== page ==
“Both the New Zealand and Singapore governments have a mandated BIM policy for major infrastructure projects, which is expected to deliver significant cost savings,” he said. “The UK government has a BIM Taskforce and mandated policies for fully collaborative 3D BIM  by 2016, and this is already delivering tangible cost savings and timely project delivery for some of the largest construction projects in Europe.

“It is time for Australia to mandate similar commonwealth and state policies for BIM, as the benefits of doing so will deliver real value to the Australian public.”

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3
  1. Peter Wilson

    Of course system providers will claim we are behind the rest of the world; they have sales quotas to meet. As for Europe who wants to live in a society that regulates everything you do in minute detail with a plethora of Directives.
    In NSW, the government and utilities are developing such systems as part of the asset process. They just don’t make it the most important goal in a project, or divert funding from the real work. Roads, rail, health, power are just a few areas that prove we are well in the game. Indeed our company is currently giving advice to NZ and USA companies and utilities as well as local corporations. At this very moment our MD is giving a paper on the matter in London.

    Let's celebrate Oz, and not wrongly criticise.

    • Michael Haines

      Peter, no doubt you're right about marketers pushing product. Perhaps 'mandate' is the wrong word. It is now beyond dispute that well executed BIM reduces costs and time throughout the property cycle (from planning to decommission). Increasingly it is also delivering better outcomes through improved stakeholder engagement. But nothing comes for free. Adoption of BIM takes time and effort. Documents and Processes must be changed and People Trained – some in the use of the new software, and everyone in the new way of working. This will happen over time regardless.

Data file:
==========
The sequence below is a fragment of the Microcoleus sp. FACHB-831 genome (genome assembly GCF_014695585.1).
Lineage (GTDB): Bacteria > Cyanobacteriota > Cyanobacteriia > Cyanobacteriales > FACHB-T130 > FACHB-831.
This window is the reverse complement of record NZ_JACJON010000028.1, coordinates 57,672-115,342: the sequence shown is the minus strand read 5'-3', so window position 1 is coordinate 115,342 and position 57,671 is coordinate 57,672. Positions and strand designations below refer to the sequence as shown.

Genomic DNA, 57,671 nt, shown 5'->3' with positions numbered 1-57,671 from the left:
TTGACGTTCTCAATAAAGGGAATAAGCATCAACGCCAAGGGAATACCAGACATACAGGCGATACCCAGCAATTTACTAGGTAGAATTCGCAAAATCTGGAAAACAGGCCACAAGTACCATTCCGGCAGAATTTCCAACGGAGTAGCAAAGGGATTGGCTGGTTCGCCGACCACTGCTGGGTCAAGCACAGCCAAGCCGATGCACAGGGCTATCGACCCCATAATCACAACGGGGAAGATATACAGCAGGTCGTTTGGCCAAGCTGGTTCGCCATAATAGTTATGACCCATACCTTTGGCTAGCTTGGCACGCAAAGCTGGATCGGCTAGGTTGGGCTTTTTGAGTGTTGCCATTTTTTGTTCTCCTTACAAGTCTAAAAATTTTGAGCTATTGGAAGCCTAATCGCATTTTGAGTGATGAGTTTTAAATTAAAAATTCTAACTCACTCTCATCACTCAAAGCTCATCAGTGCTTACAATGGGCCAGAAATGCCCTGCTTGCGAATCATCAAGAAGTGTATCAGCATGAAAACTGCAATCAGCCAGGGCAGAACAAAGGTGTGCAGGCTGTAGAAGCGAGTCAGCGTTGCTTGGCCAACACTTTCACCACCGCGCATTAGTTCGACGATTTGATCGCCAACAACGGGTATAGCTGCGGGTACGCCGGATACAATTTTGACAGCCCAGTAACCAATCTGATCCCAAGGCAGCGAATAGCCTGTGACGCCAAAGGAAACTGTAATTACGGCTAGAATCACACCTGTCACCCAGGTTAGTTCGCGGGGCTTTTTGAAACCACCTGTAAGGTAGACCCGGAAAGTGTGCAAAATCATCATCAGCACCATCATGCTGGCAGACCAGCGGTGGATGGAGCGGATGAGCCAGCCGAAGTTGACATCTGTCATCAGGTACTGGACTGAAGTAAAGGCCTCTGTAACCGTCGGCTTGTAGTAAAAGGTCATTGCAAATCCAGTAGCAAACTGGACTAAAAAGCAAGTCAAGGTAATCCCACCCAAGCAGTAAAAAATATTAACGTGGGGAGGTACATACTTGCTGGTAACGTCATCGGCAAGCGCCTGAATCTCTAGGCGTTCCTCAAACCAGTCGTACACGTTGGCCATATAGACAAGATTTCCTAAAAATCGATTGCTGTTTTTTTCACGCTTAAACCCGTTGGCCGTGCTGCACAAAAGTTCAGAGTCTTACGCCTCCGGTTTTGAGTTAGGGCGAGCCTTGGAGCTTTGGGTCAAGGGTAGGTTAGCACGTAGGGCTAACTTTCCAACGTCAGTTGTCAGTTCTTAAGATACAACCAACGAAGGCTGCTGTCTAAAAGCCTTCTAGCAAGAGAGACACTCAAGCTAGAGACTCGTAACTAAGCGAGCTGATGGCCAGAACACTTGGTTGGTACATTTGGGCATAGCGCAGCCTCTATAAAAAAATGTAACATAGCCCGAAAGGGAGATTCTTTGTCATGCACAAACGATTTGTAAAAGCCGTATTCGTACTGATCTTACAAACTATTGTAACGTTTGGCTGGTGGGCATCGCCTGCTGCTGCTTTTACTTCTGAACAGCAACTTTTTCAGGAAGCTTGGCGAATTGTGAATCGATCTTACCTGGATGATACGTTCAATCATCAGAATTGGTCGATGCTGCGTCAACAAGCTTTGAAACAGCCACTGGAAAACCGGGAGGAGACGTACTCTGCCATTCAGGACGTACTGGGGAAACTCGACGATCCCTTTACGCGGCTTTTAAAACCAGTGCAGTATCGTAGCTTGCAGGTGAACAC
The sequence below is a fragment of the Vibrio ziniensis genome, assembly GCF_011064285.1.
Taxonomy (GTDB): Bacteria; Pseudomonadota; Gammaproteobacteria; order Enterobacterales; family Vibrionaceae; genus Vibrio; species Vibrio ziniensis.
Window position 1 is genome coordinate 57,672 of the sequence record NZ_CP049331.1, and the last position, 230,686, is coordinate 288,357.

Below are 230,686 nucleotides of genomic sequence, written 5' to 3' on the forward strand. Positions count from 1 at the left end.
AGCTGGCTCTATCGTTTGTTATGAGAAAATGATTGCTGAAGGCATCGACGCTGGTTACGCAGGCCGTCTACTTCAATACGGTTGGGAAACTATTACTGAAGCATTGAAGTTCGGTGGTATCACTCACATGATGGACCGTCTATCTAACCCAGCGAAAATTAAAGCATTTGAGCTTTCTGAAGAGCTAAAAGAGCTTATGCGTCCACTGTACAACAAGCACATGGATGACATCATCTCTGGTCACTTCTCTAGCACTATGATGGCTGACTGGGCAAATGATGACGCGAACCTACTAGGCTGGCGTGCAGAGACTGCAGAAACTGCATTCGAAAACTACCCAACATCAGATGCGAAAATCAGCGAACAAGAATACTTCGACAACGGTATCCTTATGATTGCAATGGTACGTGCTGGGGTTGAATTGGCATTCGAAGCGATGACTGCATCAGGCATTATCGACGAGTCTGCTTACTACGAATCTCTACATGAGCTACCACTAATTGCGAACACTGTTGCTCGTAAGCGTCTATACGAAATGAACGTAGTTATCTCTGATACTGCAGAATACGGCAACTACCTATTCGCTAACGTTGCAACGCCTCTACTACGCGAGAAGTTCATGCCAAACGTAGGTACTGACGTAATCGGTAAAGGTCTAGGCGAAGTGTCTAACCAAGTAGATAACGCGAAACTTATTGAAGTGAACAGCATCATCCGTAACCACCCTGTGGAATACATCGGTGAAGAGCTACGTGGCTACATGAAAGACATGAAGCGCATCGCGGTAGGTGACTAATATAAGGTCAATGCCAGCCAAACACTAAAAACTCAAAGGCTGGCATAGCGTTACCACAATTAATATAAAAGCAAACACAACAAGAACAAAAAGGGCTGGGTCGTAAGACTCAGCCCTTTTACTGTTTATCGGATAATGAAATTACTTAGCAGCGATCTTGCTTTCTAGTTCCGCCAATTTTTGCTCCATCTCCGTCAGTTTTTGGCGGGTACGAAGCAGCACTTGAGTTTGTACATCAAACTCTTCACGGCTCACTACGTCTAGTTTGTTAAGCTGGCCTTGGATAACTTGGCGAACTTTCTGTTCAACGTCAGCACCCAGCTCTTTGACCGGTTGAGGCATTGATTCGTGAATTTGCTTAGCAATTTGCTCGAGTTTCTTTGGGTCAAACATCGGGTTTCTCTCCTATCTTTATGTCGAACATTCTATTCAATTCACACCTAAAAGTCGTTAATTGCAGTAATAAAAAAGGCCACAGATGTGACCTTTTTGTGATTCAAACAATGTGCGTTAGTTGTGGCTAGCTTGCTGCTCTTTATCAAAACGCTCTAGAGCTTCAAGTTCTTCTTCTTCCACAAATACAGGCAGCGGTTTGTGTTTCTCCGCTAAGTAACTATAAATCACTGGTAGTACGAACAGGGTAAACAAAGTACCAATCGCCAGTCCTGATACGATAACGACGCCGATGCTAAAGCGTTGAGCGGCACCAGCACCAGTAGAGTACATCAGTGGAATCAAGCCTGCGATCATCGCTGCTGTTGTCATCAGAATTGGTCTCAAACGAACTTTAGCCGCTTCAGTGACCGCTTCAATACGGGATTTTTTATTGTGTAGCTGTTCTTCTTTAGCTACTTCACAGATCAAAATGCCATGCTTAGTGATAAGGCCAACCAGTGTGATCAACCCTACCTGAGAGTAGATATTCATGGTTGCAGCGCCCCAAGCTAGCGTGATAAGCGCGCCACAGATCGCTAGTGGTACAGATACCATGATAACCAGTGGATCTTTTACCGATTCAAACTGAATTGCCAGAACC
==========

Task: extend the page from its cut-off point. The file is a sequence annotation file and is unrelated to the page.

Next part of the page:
However, given the enormous infrastructure challenge and budget constraints it is encumbent on government to accelerate the shift to BIM.

      All we want is every government to put BIM at the forefront of their thinking. To formalise adoption of BIM in their own procurement… across the board. This is what I think is meant by 'mandate'. The purpose is not to 'regulate' but simply to achieve better outcomes for less money in shorter timeframes… giving us the taxpayers better value for our money.

  2. Malcolm Moore

    Building Information Modelling (BIM) software has been around for several years, and frankly I don't think we are behind the "eight-ball" at all. The problem is in not transferring a conceptual model from an Architect to the Client Contract Manager and team (over the Project Manager), before it gets to the Building Contractors.

    Senior Executives / Directors are always astounded when building costs balloon out after they (incorrectly) hand out a contract to builders, without having initially engaged a Client Contract Manager and team to go over the plan with a fine toothed comb (including total modelling of the building to nail down specifications and iron out all irregularities) well before building contractors are involved.